"Moreover, the vagueness of the rule, especially as it concerns requiring 'reasonable' injury and illness reporting procedures and bans broad 'safety' policies used as a pretext to deter reporting, warrants further input by OSHA," he added.
Kazanowski said the "anticipated guidance likely will provide greater direction on whether certain employer policies will be deemed 'reasonable' or not."
Changes Not Likely
"Some provisions of the new standard will be easy to comply with, for example, the requirement to inform employees of their rights to report injuries and illnesses free from retaliation," Miller said.
"OSHA will be more scrutinizing of policies and practices that deter reporting, such as an 'injury free' bonus program or blanket post-incident drug testing for any injury or illness in the workplace," like a drug screen following a bee sting, Kazanowski noted.
Miller said employers should evaluate whether their safety incentive programs "place an unreasonable importance on reportable injuries as a barometer of success and whether any changes to drug testing policies might be appropriate."
"While the extension might offer some breathing room in terms of enforcement, the language of the standard will not change, nor do I believe that OSHA's interpretation of it will differ in any large measure," he added.
"Employers should be careful, though, not to make drastic changes to their reasonable safety incentive plans or post-accident drug testing policies."
Authority to Issue Citations
The new rule will provide OSHA the authority to "cite an employer for retaliation even if the employee did not file a complaint, or if the employer has a program that deters or discourages reporting through the threat of retaliation," the agency said.
OSHA officers engaged in the inspection process will be able to issue citations if they think there is a whistle-blower issue or discouragement to report workplace injuries or illnesses, said Daniel Davis, an attorney with Proskauer in Washington, D.C.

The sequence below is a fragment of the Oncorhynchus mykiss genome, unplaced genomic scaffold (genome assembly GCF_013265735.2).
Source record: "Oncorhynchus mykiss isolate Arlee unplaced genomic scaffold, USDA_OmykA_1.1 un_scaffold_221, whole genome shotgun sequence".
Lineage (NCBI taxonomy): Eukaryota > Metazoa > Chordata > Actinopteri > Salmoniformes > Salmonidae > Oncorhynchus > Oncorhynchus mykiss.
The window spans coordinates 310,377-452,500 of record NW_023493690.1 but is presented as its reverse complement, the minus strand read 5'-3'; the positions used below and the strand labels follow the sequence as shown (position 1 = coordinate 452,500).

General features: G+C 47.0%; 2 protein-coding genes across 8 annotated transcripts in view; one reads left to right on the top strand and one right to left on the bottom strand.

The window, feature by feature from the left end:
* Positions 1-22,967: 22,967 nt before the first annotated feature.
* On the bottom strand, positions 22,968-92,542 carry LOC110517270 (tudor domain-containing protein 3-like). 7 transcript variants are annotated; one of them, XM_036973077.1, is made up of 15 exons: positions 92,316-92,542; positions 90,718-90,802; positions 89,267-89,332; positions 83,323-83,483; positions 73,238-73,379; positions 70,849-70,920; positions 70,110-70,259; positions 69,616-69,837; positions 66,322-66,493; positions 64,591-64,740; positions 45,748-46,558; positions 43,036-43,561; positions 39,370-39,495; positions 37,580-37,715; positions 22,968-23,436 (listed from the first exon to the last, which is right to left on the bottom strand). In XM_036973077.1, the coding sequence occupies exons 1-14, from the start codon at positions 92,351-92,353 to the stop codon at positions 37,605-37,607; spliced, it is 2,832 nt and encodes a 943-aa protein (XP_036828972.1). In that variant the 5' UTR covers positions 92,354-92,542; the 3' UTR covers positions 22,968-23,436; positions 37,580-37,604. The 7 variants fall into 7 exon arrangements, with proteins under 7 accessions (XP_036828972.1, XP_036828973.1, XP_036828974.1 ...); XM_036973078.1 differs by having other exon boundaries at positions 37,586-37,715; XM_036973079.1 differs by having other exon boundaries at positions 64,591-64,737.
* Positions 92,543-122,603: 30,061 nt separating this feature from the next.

The broader message about the new rule is that OSHA compliance officers will be acting more like officers for the Equal Employment Opportunity Commission, Bailey said. "OSHA officers will now be looking at an employer's motives for disciplining an employee. It's really going to be a sea change in how compliance officers do their job."
Business Groups Challenged Rule
In addition to the pushback from the employer community, the enforcement delay could be related to a lawsuit that was filed by business groups in the U.S. District Court for the Northern District of Texas, Davis noted.
"One day before OSHA's announcement of the delay, those challenging the anti-retaliation provisions filed for an injunction," Kazanowski said. "The challengers argue the provisions, particularly the ban on blanket post-incident drug testing, violate federal agency rulemaking laws and should be vacated."
"Whether OSHA's enforcement will be further delayed past November is yet to be seen and may depend on the success or failure of the injunction request out in Texas," he noted.
Review Policies Now
Because it isn't clear when OSHA's guidance might come out, "employers are well-advised to begin looking at their policies as soon as possible and making any necessary changes," Miller said.
Employers should take a look at their policies and think about anything OSHA officers or employees might construe as discouraging employees from reporting workplace injuries, Davis said.
Bailey noted that employers will want to make sure that when they discipline someone who has been injured, that the discipline is neutral, valid and tied to the violation of work rules.